A case decided by the Bankruptcy Appellate Panel of the Sixth Circuit, In re: McCoy, No. 15-8056 (6th Cir. 2016), illustrates why New Jersey attorneys representing debtors filing a Chapter 7 or Chapter 13 Bankruptcy Petition diligently do their “homework” before filing.
If a bankruptcy debtor owns New Jersey real property, one example of necessary pre-filing “homework” is obtaining a complete public record search of judgment and all other liens on the property. Even if all the judgment liens are known and listed on the debtor’s bankruptcy petition, McCoy illustrates the failure of an attorney who represented a Chapter 7 Bankruptcy debtor, who was a homeowner, to make full use of the rights and remedies available to the debtor during the proceedings before the Bankruptcy Court.
McCoy’s Bankruptcy Case
In McCoy, an Ohio Chapter 7 bankruptcy debtor “listed pre-petition judgment liens held by Asset Acceptance LLC, Capital One, Forum Health, LVNV Funding LLC, Palisade Collections, and Troy Capital (“creditors”), albeit on Schedule E, incorrectly.” In Ohio, as in New Jersey, “judicial liens” (i.e. judgments entered by creditors) are liens on real estate and a bankruptcy discharge alone does not “discharge” the lien on the property.
Under the Bankruptcy Code, a debtor may avoid (i.e. remove) a judicial lien on real estate (or other property) if it “impairs” their allowed exemption in the property. For example, a New Jersey Debtor who used the federal homestead exemption, 11 U.S.C. §522(d)(1), can currently protect $23,675 of equity in their principal residence. The exemption amount is doubled for married couples.
To avoid the lien, a Bankruptcy debtor must file a motion to avoid the judgment liens which impair the homestead exemption. In Chapter 7 bankruptcy cases, this Motion is filed after the bankruptcy case is filed with the Court. In Chapter 13 bankruptcy cases, motions to avoid judicial liens must be filed separately or made a part of a Chapter 13 Plan.
McCoy’s attorney failed to file the motion(s) during the bankruptcy case. As a result, when, nearly four years later, McCoy attempted to refinance the mortgage on his home, he was unable to complete the refinance without paying off the judgment liens at the close.
McCoy’s Motion to Reopen in Bankruptcy Court
McCoy’s attorney, who admitted his negligence to the Court, then filed a motion to reopen the bankruptcy case under 11 U.S.C. §350(b) so that the judicial liens on McCoy’s home could be discharged. Section 350(b) provides that “[a] case may be reopened in the court in which such case was closed to administer assets, to accord relief to the debtor, or for other cause.”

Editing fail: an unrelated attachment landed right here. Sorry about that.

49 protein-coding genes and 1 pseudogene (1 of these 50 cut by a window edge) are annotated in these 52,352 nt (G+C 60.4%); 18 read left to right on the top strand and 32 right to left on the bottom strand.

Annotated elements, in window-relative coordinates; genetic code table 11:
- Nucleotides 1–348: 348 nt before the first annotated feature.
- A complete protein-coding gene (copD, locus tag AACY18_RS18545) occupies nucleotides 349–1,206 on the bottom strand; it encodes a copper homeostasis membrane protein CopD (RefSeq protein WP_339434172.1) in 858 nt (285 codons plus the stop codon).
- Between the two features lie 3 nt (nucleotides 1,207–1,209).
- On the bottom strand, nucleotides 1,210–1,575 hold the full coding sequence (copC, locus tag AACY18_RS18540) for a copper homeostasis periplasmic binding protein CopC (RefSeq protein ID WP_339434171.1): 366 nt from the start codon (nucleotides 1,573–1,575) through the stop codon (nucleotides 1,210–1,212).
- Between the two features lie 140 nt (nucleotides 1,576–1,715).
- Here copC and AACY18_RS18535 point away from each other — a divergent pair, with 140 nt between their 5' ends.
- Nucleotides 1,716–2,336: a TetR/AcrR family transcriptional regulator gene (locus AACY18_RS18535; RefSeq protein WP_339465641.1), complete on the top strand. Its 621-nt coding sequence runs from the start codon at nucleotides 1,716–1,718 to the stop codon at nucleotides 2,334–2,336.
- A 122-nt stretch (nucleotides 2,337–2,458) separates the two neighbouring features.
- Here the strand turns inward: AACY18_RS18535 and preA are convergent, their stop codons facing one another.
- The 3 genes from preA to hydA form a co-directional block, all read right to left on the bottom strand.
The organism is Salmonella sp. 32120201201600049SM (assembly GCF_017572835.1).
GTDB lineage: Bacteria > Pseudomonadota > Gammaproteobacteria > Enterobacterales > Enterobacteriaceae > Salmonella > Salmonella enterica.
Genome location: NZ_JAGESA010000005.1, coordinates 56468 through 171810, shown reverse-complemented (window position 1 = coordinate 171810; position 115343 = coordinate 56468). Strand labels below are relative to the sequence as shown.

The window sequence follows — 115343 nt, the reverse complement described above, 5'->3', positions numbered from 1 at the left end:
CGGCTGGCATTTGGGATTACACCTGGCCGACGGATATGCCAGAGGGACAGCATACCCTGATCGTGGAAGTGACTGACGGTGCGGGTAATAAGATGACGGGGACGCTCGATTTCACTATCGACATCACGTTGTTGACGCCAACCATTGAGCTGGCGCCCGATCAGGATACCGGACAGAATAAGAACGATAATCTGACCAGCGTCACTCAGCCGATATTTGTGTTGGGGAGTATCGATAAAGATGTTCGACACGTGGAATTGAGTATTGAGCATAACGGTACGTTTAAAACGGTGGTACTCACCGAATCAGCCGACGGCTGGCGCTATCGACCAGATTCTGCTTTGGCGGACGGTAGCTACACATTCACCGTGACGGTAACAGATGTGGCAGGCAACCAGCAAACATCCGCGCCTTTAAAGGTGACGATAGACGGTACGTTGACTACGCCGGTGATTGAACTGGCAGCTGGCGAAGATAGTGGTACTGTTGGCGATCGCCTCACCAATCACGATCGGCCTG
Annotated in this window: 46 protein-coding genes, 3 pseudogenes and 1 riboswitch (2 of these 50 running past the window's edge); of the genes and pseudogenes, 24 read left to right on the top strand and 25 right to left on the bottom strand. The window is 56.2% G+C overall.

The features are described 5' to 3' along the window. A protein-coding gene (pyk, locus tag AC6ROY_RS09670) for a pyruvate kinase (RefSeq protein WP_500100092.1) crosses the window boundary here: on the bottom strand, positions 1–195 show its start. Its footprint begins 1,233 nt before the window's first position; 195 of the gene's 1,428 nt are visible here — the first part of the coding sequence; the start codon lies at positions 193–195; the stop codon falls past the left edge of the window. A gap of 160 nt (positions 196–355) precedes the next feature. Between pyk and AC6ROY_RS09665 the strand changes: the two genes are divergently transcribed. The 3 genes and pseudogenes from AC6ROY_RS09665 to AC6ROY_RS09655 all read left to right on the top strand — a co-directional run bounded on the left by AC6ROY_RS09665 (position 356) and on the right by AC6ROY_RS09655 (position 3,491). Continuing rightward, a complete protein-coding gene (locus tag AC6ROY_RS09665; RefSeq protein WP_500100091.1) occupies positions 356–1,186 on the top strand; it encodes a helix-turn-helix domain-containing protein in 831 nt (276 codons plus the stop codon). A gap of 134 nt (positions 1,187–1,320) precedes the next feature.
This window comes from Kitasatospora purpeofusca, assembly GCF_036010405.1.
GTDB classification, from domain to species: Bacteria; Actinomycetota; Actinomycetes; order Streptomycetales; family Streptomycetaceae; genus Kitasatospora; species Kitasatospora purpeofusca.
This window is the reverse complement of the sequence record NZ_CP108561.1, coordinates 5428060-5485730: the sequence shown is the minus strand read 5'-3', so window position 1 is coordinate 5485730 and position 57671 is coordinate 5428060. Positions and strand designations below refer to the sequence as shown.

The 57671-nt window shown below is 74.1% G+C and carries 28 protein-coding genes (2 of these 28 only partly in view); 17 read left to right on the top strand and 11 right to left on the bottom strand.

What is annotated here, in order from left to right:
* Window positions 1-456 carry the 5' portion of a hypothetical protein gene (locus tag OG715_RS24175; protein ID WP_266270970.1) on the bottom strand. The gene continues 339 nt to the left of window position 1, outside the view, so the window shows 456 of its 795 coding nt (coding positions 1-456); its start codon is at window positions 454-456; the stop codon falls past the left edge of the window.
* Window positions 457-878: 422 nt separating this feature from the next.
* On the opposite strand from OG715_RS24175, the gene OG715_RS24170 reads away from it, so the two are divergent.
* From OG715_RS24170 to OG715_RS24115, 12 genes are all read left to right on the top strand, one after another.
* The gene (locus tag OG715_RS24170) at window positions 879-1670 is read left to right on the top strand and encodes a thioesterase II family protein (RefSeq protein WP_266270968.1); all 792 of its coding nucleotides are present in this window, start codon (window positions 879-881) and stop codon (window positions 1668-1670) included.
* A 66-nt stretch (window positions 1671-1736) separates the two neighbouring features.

Although none of the judgment creditors objected to the Motion, the Bankruptcy Judge denied the Motion to reopen. The bankruptcy court held, with little reference to the Bankruptcy Code or any case law, that the motion would be denied as McCoy “failed to state cause to reopen this case, which has been closed for more than three and one-half years.”
The bankruptcy judge made a clear point to McCoy’s lawyer when he stated: “Maybe you’re going to suffer. You could end up with a malpractice claim for all I know, unless the debtor was the one who made the decision not to go forward with avoiding those liens. And if he did, he’s going to have to live with that decision.”
The Appellate Court Decision
Bankruptcy Appellate Panel of the Sixth Circuit (“BAP”) reversed the decision of the Bankruptcy Court and granted McCoy’s Motion to Reopen the case. The BAP rejected the punitive intent of the bankruptcy judge toward the Debtor and his attorney and found that reopening the case, even four (4) years after it had been filed, did not prejudice McCoy’s judgment creditors who had not objected to the Motion.
The Appellate Panel properly viewed McCoy’s Motion, and the non-restrictive terms of Section 350(b), in light of the intent of a Chapter 7 Bankruptcy to provide McCoy with relief. The Court noted that, “(w)hen determining whether to reopen, many courts consider the equities of each case with an eye toward the principles which underlie the Bankruptcy Code.” Citing In re Kapsin, 265 B.R. 778, 780 (Bankr. N.D. Ohio 2001). It also acknowledged the well established principle that “avoidance of a judicial lien falls within the ambit of ‘cause’ to reopen a case, because it presents the potential for relief to the debtor.” Citing In re Oglesby, 519 B.R. 699, 703 (Bankr. N.D. Ohio 2014).
Lessons of McCoy
We strongly advise that any Chapter 7 Bankruptcy client who owns a residence – or other real property – in New Jersey absolutely pursue motions to avoid judicial liens if they have had judgments entered against them prior to the filing of a bankruptcy case and these liens impair their allowed exemptions.
Where, in some cases, this may increase the cost of their case, McCoy serves as a stark reminder of the minimal cost compared to the prejudice, time, and cost of seeking to reopen a bankruptcy case to accomplish this goal. McCoy and/or his attorney dodged a bullet and reminded attorneys and clients that, in the practice of law, like many other human endeavors, an ounce of prevention is worth a pound of cure.